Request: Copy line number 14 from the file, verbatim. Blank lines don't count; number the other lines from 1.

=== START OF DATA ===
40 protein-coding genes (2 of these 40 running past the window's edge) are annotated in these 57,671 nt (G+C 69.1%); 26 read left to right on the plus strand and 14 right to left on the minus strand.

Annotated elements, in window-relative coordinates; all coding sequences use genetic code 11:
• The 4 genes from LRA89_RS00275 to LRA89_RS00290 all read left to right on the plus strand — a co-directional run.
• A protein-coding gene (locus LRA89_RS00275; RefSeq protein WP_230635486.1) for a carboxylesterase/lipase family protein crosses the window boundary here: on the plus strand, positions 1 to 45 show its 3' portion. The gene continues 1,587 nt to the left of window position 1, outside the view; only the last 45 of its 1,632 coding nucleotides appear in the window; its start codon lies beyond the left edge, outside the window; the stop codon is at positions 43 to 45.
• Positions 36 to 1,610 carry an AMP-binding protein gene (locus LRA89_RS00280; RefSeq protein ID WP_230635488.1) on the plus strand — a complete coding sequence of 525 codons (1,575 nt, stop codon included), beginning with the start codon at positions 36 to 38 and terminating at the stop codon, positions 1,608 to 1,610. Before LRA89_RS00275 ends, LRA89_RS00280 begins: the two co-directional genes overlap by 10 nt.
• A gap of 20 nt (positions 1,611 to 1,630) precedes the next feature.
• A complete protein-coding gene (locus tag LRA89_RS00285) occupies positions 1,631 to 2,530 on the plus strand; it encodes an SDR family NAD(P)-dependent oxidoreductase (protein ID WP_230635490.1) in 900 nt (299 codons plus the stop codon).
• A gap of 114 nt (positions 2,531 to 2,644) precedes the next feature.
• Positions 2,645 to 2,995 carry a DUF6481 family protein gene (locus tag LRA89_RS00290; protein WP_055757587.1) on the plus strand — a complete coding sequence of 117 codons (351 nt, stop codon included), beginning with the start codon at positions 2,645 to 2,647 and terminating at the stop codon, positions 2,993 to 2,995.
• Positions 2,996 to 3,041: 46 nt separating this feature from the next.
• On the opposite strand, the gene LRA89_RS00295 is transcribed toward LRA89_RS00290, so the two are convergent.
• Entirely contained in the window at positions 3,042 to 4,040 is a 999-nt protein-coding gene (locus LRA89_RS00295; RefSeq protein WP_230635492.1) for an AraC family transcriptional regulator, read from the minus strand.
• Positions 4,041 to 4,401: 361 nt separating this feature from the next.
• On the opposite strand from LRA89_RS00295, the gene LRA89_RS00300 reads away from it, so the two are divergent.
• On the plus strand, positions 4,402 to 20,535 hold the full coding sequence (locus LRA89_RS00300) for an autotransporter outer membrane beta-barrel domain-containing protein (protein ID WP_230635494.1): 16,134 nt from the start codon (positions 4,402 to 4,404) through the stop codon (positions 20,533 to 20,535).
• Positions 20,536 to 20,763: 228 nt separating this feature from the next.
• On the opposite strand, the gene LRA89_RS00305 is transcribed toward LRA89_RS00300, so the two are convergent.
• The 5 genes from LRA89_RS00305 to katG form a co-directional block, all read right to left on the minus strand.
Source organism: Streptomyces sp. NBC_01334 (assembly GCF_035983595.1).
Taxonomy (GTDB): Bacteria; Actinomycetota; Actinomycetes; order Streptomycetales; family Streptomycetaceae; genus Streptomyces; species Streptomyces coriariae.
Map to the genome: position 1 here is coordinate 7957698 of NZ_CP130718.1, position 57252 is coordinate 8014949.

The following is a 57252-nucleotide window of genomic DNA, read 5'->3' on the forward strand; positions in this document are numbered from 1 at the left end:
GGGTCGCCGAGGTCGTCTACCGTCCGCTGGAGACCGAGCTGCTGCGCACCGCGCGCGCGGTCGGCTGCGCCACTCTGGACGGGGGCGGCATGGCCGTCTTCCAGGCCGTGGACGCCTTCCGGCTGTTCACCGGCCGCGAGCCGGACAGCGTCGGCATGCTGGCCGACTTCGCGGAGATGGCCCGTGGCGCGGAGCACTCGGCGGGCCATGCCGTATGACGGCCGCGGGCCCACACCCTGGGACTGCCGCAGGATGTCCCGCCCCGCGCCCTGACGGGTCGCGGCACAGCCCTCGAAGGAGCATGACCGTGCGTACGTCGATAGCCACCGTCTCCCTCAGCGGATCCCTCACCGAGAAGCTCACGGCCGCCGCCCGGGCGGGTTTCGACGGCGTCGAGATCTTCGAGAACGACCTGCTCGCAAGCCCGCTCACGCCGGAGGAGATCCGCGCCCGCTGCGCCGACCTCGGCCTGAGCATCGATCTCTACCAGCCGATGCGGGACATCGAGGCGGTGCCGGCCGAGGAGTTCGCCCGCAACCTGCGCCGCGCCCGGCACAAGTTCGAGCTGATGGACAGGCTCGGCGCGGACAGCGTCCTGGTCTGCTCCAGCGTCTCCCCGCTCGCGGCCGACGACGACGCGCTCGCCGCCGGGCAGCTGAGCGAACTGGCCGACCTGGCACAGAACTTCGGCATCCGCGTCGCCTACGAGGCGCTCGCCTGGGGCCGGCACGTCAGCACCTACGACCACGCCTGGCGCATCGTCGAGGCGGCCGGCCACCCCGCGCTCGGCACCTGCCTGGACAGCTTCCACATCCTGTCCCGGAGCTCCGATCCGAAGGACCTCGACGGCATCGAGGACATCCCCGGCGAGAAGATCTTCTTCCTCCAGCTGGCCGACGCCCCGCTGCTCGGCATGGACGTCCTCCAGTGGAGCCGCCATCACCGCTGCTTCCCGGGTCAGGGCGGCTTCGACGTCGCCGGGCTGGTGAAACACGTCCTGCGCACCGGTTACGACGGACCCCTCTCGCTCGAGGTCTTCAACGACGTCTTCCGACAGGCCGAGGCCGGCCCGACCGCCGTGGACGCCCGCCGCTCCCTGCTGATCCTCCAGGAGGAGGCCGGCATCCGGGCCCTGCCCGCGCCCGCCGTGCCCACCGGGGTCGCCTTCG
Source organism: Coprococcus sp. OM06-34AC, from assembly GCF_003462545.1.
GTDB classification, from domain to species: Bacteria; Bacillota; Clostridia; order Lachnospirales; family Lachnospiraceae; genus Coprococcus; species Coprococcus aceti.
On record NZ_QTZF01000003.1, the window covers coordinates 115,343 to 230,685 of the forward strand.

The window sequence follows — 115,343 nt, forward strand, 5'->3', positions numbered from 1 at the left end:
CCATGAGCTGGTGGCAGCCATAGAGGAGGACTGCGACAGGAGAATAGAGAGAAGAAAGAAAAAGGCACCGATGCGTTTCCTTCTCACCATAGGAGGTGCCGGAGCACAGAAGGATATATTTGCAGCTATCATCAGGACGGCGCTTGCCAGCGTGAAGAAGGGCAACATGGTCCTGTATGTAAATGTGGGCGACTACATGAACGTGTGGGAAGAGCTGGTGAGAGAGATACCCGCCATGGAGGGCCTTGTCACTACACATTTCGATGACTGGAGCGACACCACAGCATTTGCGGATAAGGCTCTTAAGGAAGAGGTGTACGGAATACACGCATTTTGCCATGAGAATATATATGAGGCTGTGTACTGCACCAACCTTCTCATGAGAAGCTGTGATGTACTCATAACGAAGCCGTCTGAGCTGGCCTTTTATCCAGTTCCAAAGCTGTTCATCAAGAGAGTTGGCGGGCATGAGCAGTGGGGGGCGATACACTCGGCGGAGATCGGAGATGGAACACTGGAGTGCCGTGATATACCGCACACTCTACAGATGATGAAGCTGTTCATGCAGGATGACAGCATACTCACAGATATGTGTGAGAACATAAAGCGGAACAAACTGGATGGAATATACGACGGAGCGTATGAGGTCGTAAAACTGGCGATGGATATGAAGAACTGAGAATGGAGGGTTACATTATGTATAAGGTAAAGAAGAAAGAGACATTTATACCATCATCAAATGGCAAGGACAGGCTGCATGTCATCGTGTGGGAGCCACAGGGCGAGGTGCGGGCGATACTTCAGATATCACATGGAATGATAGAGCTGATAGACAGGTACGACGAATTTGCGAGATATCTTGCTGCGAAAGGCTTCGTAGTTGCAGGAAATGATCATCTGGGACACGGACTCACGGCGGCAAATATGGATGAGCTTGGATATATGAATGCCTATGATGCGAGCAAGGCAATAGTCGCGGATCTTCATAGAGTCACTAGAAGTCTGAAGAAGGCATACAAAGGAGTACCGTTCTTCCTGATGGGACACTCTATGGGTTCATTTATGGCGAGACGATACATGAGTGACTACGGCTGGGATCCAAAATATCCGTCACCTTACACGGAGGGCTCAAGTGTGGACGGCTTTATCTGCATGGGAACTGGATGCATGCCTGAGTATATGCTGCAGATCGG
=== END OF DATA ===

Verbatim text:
• On the opposite strand from LRA89_RS00295, the gene LRA89_RS00300 reads away from it, so the two are divergent.